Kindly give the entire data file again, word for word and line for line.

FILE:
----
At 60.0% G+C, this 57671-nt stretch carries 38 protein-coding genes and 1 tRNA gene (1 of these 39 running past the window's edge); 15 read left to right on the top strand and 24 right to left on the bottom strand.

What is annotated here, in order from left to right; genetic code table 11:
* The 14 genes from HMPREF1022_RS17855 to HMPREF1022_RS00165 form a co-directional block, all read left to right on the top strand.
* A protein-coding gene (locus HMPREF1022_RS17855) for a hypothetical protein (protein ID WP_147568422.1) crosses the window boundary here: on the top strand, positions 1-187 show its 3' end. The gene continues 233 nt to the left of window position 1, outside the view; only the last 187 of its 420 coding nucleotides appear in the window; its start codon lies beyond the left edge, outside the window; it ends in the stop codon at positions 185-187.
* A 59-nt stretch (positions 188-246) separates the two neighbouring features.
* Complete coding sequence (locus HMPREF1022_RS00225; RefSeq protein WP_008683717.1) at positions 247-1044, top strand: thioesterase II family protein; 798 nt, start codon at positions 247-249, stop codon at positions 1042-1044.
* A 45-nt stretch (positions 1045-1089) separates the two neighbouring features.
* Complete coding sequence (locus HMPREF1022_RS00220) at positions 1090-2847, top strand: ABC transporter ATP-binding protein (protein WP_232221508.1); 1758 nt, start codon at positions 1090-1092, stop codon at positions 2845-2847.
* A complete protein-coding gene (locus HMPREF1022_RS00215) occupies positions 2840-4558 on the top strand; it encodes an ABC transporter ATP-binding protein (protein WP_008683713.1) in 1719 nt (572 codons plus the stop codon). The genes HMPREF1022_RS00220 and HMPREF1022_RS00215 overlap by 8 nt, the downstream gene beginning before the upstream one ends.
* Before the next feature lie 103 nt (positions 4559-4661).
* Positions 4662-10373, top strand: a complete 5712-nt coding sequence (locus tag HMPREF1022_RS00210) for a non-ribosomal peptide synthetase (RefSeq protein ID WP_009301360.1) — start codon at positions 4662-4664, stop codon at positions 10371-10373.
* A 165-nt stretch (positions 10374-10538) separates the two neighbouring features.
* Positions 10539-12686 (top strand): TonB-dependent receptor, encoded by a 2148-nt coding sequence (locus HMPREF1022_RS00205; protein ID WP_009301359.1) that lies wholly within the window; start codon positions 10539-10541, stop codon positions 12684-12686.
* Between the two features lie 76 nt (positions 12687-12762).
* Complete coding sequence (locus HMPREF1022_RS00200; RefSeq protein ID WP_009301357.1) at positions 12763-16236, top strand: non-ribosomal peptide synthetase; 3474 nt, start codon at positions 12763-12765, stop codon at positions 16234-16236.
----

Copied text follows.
At 60.0% G+C, this 57671-nt stretch carries 38 protein-coding genes and 1 tRNA gene (1 of these 39 running past the window's edge); 15 read left to right on the top strand and 24 right to left on the bottom strand.

What is annotated here, in order from left to right; genetic code table 11:
* The 14 genes from HMPREF1022_RS17855 to HMPREF1022_RS00165 form a co-directional block, all read left to right on the top strand.
* A protein-coding gene (locus HMPREF1022_RS17855) for a hypothetical protein (protein ID WP_147568422.1) crosses the window boundary here: on the top strand, positions 1-187 show its 3' end. The gene continues 233 nt to the left of window position 1, outside the view; only the last 187 of its 420 coding nucleotides appear in the window; its start codon lies beyond the left edge, outside the window; it ends in the stop codon at positions 185-187.
* A 59-nt stretch (positions 188-246) separates the two neighbouring features.
* Complete coding sequence (locus HMPREF1022_RS00225; RefSeq protein WP_008683717.1) at positions 247-1044, top strand: thioesterase II family protein; 798 nt, start codon at positions 247-249, stop codon at positions 1042-1044.
* A 45-nt stretch (positions 1045-1089) separates the two neighbouring features.
* Complete coding sequence (locus HMPREF1022_RS00220) at positions 1090-2847, top strand: ABC transporter ATP-binding protein (protein WP_232221508.1); 1758 nt, start codon at positions 1090-1092, stop codon at positions 2845-2847.
* A complete protein-coding gene (locus HMPREF1022_RS00215) occupies positions 2840-4558 on the top strand; it encodes an ABC transporter ATP-binding protein (protein WP_008683713.1) in 1719 nt (572 codons plus the stop codon). The genes HMPREF1022_RS00220 and HMPREF1022_RS00215 overlap by 8 nt, the downstream gene beginning before the upstream one ends.
* Before the next feature lie 103 nt (positions 4559-4661).
* Positions 4662-10373, top strand: a complete 5712-nt coding sequence (locus tag HMPREF1022_RS00210) for a non-ribosomal peptide synthetase (RefSeq protein ID WP_009301360.1) — start codon at positions 4662-4664, stop codon at positions 10371-10373.
* A 165-nt stretch (positions 10374-10538) separates the two neighbouring features.
* Positions 10539-12686 (top strand): TonB-dependent receptor, encoded by a 2148-nt coding sequence (locus HMPREF1022_RS00205; protein ID WP_009301359.1) that lies wholly within the window; start codon positions 10539-10541, stop codon positions 12684-12686.
* Between the two features lie 76 nt (positions 12687-12762).
* Complete coding sequence (locus HMPREF1022_RS00200; RefSeq protein ID WP_009301357.1) at positions 12763-16236, top strand: non-ribosomal peptide synthetase; 3474 nt, start codon at positions 12763-12765, stop codon at positions 16234-16236.